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Connor Bedard lottery: Blackhawks win raises hackles
Last night, I sensed stress in Montreal. Canadiens fans were anxious to see if Connor Bedard would come and transform the franchise.

But the Habs didn’t win the lottery. They didn’t go backwards (which was a likely scenario), but they didn’t go forwards either. The #5 pick therefore belongs to the Montreal bosses for next month.

As you can see, the teams that finished fourth through 16th didn’t win the lottery. It was in the top-3 that it all came down, and it was the #3 team that took the honours.

As in 2005 with Sidney Crosby, the Anaheim Ducks finished second in the lottery. That year, the CH also won the fifth right to speak, and took advantage of the opportunity to select Carey Price.

If Columbus had won the lottery, it would have been done with relative indifference. If Anaheim had won the lottery, it would have been talked about a bit more because of the youngsters there. But clearly, the fact that the Hawks won the lottery is polarizing.

After all, in recent years, Chicago has completely destroyed its roster to give itself a chance to start afresh (more than other teams), and that’s really got people talking.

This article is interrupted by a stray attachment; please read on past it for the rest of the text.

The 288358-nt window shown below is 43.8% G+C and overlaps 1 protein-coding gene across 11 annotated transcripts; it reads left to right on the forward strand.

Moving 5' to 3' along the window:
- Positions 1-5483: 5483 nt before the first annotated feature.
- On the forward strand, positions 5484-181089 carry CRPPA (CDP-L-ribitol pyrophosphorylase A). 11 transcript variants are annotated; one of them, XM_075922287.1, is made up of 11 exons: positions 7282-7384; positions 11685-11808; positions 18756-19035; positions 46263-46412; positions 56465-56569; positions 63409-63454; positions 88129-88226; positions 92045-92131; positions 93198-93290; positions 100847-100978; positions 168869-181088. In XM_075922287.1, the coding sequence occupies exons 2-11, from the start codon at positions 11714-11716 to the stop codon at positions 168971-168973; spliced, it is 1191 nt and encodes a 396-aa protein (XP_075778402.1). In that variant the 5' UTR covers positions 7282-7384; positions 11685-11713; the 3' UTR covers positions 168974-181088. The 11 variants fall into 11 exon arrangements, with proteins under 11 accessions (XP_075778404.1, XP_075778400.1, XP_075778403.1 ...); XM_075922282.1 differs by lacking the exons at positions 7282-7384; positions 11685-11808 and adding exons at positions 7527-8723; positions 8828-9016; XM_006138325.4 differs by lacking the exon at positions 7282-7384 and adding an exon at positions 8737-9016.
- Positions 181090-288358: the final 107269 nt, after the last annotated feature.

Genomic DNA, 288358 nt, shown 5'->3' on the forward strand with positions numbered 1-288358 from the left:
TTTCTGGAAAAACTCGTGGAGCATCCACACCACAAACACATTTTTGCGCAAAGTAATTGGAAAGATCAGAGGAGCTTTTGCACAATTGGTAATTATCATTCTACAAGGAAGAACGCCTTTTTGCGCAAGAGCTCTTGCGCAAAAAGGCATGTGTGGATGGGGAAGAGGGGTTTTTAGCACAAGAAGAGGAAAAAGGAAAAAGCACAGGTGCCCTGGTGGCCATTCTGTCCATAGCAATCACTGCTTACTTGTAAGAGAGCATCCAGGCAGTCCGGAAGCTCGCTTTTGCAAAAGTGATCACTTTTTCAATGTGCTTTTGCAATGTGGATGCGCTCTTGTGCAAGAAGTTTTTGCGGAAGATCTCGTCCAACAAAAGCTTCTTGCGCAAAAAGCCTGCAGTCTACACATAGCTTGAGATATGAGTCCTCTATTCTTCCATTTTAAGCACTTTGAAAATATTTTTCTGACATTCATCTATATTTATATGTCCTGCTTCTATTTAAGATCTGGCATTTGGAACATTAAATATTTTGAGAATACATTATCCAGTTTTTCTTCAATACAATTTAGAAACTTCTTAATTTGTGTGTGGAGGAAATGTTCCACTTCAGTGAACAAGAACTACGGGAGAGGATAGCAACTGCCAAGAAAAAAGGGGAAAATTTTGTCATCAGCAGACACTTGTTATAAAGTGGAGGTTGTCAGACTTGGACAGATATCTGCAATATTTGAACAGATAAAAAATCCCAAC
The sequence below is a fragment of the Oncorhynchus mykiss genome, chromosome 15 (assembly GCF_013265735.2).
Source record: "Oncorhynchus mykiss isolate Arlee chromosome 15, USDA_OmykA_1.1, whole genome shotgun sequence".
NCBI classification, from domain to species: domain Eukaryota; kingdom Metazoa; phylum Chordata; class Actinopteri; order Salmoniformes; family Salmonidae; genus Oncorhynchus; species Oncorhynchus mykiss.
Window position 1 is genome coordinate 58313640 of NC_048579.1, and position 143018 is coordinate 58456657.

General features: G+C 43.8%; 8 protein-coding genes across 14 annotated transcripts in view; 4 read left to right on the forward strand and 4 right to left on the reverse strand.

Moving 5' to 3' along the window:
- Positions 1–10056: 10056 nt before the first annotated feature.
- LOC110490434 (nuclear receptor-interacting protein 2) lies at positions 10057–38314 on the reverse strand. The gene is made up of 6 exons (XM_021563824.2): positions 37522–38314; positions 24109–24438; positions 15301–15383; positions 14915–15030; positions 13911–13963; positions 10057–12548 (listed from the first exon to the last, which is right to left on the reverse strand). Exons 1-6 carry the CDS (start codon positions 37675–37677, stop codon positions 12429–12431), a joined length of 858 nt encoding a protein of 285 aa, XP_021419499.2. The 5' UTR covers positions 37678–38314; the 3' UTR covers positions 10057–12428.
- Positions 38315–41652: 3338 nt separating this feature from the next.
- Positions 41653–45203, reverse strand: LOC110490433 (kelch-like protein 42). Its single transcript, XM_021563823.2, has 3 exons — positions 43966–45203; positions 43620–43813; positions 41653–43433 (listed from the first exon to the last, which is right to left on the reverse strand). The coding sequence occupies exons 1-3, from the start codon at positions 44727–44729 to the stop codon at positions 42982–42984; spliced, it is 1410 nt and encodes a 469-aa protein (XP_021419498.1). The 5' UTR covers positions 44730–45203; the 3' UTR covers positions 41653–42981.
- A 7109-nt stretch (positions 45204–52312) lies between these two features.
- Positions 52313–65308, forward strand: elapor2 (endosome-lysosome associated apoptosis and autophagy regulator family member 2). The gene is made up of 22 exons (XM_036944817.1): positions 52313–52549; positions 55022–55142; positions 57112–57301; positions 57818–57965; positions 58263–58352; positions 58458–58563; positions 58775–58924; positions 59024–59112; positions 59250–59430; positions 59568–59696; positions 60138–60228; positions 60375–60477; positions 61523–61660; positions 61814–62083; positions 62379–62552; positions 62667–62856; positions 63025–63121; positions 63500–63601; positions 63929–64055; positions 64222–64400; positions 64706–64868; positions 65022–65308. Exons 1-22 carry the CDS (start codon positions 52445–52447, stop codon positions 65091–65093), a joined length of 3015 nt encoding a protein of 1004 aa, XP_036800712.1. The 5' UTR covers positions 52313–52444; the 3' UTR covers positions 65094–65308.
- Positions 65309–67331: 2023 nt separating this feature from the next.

And, of course, there’s the 2010 story to get people riled up about.

That said, unlike a lot of people, I’m not disappointed to see Chicago, a major NHL market (original 6) that doesn’t play at 10pm for Easterners, win the lottery.

Even if the Hawks haven’t paid enough for what happened in 2010, there’s hardly anyone left from that era (even among the players, which is a good thing) and the club is trying to distance itself from it by turning the page. The Hawks sometimes even refuse to honor the guys from those years.

Why should the new bosses have to pay for it? While the actions of 2010 are appalling, we’re not talking about the same management anymore. If these people had still been in place, my speech would be very different.

And what about field hockey? Certainly, watching the Hawks tank helped the team win the lottery. But it’s also what the Habs did, as many teams do, to get there.

It’s not an isolated process.

Rebuilding is an authorized process in the NHL, which is a results-based league. And the long-term result of the Kirby Dach and Alex DeBrincat transactions, to name but two, is Connor Bedard.

You may say that the lottery is a matter of chance, which is why I wouldn’t have praised the Hawks if the plan had failed. But since the NHL is a league of results and the club has earned the right to draft the league’s next jewel, it worked.

We’ll have to know how to surround him, of course… but that’s another matter.

Let’s not forget that the 2010, 2013 and 2015 editions, which have often been praised by the field hockey world, were built precisely by big draft picks. Whether we like it or not, that’s how it works in the NHL. #PatrickKane #JonathanToews

If the Hawks can’t surround Bedard, I’ll switch sides. But until then, I’m not among the people who are disappointed or angry that he’s going to Illinois.

It would have been nice to see him in Montreal, but whatever.

In bursts

– Ah well, yes.

– Sidney Crosby’s impact was significant in Pittsburgh. [BPM Sports]

– Are the Canucks really one ball away from winning the lottery?

– Is Auston Matthews on his way out? [BPM Sports]

– With good reason.

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